Well, what can we say about new developments in a field as old as ceramics? Luckily, quite a lot. It would seem that the age of the field is not as much a determining factor in development as the fact that most of Earth’s crust consists of ceramic materials! Some might also remind us that studio ceramics as a vocation and avocation is such a relatively new development that we should expect new models at a pace more rapidly than we do. Really, there is no reason to expect that new developments in ceramics will ever stop; its capacity for adaptation to new applications is what draws many of us to it in the first place. I think this is true whether we’re talking about ceramics in art or science. Both are based on experimentation and exploration. And any number of other fields can’t escape overlapping and intersecting with ceramics: space, batteries, armor, museum conservation, electronics, energy, transportation, medicine (and the list could go on forever).
Okay, so maybe that’s old news to some of you (perhaps many of you), and maybe you’ve found your own groove of exploration that will occupy you for years—perhaps the rest of your life—and you really don’t want to move in another direction in the studio or explore different societal or cultural applications for ceramics. But I refuse to believe that means you’re totally uninterested in finding out how others use this amazing material. In this issue, we devote a bit of attention to the intersection of the traditional individual ceramic studio and design. I know I’ve mentioned here before that design is an activity we all engage in on a regular basis, but here I really am talking less about the verb and more about the noun that is the professional designation of a person who works from a brief (a problem-solving assignment, which can be self-imposed), sometimes working directly with materials, sometimes not. This type of design historically has been, at least in the minds of studio artists, tied most closely to industry, since it endeavors to solve problems for large numbers of people in an efficient manner. And this means (again, in the minds of studio clay folk) mass production.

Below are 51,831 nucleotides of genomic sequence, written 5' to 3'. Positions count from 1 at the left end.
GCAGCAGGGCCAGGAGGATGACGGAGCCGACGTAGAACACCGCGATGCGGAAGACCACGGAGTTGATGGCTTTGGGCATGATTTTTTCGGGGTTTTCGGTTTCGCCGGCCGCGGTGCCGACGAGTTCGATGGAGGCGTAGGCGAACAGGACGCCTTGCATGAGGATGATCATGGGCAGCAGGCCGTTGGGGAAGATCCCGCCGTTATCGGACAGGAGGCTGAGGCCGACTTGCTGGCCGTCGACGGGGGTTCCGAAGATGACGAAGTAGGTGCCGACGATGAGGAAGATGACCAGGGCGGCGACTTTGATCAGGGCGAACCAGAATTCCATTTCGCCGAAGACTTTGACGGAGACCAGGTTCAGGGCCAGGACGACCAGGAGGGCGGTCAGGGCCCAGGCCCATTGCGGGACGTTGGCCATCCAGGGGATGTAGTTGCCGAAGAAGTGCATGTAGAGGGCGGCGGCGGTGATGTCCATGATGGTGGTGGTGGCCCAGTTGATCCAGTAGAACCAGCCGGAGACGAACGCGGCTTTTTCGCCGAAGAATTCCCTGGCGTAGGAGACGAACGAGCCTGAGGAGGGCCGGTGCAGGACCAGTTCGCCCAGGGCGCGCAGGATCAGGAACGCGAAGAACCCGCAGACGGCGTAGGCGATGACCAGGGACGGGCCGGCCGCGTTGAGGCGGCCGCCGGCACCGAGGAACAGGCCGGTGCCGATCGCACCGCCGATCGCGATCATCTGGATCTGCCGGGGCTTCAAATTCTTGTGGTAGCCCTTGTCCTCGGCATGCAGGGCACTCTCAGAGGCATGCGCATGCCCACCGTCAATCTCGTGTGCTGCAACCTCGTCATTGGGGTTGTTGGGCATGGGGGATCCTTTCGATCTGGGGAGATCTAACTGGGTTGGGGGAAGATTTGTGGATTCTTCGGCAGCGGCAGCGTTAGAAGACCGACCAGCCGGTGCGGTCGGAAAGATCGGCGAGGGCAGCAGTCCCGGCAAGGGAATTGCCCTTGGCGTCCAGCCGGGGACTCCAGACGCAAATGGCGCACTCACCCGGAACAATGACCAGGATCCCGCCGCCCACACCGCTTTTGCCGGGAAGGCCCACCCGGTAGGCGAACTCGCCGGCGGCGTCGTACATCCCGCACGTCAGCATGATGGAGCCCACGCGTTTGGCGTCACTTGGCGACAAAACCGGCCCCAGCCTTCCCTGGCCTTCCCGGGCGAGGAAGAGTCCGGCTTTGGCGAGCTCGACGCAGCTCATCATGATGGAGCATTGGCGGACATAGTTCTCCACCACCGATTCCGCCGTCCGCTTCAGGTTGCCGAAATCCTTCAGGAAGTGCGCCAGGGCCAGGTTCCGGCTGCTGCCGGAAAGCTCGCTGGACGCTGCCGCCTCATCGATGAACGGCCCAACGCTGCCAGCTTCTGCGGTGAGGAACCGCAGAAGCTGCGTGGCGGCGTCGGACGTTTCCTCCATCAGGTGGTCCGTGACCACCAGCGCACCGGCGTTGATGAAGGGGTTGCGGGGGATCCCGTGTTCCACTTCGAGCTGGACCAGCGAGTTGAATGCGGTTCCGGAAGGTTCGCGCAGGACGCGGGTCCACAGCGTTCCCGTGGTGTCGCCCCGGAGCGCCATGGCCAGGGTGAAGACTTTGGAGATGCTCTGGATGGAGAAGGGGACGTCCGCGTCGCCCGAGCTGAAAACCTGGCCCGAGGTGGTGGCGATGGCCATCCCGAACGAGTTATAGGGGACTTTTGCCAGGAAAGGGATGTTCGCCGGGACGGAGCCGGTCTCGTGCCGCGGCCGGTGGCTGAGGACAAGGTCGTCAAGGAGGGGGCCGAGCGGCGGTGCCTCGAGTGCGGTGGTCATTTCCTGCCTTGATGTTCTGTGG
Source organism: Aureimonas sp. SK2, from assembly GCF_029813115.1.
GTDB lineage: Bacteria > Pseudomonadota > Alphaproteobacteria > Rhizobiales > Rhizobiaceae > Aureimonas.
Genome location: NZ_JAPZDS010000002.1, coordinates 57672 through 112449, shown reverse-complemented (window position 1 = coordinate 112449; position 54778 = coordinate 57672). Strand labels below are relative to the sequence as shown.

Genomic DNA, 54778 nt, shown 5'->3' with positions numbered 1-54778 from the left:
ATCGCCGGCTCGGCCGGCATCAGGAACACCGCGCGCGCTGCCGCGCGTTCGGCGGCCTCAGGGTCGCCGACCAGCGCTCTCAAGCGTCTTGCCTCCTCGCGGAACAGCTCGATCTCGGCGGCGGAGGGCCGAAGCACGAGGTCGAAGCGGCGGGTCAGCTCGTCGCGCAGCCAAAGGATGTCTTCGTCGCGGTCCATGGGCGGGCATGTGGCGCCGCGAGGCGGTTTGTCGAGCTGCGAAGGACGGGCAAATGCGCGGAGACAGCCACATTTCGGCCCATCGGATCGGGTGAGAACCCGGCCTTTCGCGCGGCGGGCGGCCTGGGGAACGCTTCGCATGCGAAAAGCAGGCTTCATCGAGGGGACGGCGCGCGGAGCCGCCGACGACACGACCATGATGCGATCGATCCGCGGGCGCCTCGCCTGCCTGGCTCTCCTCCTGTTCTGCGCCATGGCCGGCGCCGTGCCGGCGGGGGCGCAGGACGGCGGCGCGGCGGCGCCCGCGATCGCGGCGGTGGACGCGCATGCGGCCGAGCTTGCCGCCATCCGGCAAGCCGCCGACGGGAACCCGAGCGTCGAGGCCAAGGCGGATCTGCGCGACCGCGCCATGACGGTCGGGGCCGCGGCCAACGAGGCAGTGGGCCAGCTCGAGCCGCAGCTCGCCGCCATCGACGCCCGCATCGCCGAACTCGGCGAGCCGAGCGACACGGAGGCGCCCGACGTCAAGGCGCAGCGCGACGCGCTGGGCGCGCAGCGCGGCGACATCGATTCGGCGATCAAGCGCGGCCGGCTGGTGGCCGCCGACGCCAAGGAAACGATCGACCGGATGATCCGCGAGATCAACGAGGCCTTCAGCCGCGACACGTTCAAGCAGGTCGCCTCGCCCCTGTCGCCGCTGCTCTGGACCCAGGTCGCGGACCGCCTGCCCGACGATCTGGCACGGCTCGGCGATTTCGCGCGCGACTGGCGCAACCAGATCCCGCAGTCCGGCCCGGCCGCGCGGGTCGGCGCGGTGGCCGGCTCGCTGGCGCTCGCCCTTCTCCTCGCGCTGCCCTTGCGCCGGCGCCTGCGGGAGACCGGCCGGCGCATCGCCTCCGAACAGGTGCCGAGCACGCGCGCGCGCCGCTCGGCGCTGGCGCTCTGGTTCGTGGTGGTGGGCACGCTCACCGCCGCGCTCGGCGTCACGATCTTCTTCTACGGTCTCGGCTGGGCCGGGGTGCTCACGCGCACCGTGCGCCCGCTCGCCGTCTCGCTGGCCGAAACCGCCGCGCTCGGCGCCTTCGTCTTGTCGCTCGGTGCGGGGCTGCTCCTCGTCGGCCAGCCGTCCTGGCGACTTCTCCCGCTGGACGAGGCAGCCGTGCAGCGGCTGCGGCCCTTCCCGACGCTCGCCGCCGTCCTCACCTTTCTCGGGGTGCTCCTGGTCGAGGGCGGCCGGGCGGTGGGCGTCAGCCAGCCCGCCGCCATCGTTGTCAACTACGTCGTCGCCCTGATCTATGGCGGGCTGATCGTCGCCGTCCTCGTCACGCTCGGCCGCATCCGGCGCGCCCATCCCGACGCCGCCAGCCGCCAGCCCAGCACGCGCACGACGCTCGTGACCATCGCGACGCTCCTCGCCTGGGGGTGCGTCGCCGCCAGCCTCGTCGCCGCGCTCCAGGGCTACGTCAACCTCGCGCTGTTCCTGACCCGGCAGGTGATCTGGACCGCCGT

There are many educational institutions that have embraced industrial technology in their ceramics departments—some strictly for purposes of creative exploration on an individual scale, and some for intentionally embracing industrial techniques and companies to bring an additional group of professional possibilities to their students. Regardless, it cannot be said that studio-ceramic education today is an endeavor in anachronism. I find this to be encouraging, particularly because many of these programs also include traditional pottery making, sculpture, and ceramic history in conjunction with CNC milling machines and 3D printers.
In this issue, among our usual fare, we will talk about the approach to ceramic design some have taken, and look at the resulting work so you can make up your own mind. We start with “Reversing the Flow: European Designers in China,” by Heidi McKenzie (p. 30), in which she relates the endeavors of two Scandanavian designers who chose to set up shop in the center of China’s porcelain factories. This is not uncommon for companies (it’s what the town is designed for), but it’s still relatively new for individual makers. Luckily a residency program built to take advantage of what Jingdezhen has to offer gave them a leg up. Read their story, and see if perhaps there is inspiration there you did not expect. And don’t miss the Spotlight this month, where we discuss this intersection of design and studio ceramics with a maker who has explored this cross-pollination both academically and personally. Heather Mae Erickson is one of the makers and educators laying the foundation for a new (renewed) collaborative approach between the studio and the factory. The key is to recognize the advantages and disadvantages of both, and take what you need from each to make the work you really want to make. Sounds pretty darn creative to me.
Check out the rest of the February 2014 issue!